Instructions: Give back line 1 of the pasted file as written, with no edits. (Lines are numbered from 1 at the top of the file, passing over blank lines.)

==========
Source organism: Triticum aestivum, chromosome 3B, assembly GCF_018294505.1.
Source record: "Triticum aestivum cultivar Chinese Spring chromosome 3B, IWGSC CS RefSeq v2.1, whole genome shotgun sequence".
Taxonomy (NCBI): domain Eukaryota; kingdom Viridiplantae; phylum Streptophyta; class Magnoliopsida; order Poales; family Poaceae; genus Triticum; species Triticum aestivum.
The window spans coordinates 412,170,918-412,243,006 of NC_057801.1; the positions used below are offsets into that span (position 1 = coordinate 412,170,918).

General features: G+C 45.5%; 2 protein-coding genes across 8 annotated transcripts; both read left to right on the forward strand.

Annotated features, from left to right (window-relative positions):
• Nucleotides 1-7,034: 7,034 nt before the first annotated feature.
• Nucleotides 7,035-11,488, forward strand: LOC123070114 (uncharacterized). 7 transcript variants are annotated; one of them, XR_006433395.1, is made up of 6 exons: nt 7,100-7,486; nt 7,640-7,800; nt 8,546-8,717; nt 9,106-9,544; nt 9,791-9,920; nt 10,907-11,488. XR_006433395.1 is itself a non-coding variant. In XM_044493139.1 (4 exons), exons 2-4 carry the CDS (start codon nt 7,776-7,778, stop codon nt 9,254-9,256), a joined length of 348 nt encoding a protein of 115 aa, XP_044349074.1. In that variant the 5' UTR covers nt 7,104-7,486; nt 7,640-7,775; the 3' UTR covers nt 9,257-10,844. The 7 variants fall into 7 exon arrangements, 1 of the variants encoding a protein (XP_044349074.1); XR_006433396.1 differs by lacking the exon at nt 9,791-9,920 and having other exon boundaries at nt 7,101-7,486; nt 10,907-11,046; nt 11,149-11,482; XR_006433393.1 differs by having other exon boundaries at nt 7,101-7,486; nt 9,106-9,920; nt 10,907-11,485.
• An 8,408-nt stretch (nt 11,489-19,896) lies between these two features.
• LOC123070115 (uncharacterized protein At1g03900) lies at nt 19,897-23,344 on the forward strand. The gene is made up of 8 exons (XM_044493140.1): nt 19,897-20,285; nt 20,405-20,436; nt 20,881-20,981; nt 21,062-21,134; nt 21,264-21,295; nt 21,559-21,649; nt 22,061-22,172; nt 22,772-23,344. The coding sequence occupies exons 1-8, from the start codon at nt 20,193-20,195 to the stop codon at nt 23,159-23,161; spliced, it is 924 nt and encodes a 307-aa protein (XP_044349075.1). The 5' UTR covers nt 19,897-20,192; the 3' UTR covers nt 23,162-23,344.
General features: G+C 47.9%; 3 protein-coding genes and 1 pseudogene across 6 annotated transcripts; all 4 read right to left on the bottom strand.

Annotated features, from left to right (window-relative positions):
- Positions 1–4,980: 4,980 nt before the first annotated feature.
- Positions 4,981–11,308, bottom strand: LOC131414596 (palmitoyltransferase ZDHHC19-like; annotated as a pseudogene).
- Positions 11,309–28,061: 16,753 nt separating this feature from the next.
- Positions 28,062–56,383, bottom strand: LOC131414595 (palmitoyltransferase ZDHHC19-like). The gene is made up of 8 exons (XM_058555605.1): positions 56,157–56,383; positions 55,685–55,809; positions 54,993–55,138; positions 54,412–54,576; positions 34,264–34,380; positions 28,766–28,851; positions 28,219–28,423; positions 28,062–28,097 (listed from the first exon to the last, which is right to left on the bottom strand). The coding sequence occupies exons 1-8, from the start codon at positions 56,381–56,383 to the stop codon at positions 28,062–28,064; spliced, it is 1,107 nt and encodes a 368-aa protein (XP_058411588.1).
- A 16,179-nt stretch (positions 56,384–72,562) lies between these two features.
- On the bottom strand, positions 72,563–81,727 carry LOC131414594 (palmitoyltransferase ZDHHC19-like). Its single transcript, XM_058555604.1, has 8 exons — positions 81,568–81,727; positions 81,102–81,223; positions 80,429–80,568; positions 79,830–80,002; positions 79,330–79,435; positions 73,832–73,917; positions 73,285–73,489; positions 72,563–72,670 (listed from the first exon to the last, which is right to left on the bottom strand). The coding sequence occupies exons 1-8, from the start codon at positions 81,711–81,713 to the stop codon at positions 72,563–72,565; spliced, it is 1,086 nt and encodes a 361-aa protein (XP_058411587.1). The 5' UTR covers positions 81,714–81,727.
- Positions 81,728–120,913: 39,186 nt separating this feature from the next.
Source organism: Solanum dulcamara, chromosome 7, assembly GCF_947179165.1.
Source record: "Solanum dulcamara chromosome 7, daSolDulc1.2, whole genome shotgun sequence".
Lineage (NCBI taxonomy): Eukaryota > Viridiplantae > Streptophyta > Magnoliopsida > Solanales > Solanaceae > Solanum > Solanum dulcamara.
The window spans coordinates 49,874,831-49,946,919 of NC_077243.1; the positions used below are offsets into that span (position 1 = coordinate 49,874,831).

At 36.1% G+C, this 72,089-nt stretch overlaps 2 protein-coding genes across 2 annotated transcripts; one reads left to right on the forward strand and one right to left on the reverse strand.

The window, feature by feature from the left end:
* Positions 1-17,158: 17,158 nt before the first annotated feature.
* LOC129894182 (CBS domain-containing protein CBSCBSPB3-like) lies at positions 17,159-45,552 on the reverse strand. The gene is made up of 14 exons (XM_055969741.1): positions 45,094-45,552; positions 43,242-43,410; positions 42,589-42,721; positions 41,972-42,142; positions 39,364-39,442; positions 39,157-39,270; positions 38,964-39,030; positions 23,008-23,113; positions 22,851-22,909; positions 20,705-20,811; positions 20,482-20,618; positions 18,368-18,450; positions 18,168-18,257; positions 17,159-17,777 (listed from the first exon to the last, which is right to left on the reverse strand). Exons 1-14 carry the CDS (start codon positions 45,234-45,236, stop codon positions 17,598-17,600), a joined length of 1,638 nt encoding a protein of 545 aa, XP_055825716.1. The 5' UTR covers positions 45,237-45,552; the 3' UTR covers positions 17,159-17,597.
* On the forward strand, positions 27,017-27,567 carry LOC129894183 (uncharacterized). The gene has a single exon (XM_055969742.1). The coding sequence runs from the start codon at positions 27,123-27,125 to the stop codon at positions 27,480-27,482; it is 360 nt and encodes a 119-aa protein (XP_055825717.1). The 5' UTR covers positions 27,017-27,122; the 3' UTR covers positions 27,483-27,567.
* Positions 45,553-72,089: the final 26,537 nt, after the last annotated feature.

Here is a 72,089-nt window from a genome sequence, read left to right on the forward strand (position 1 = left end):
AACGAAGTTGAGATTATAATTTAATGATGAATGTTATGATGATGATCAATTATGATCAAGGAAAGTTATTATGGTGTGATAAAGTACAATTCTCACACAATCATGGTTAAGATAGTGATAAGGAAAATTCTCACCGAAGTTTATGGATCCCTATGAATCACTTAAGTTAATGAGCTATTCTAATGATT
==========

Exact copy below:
Source organism: Triticum aestivum, chromosome 3B, assembly GCF_018294505.1.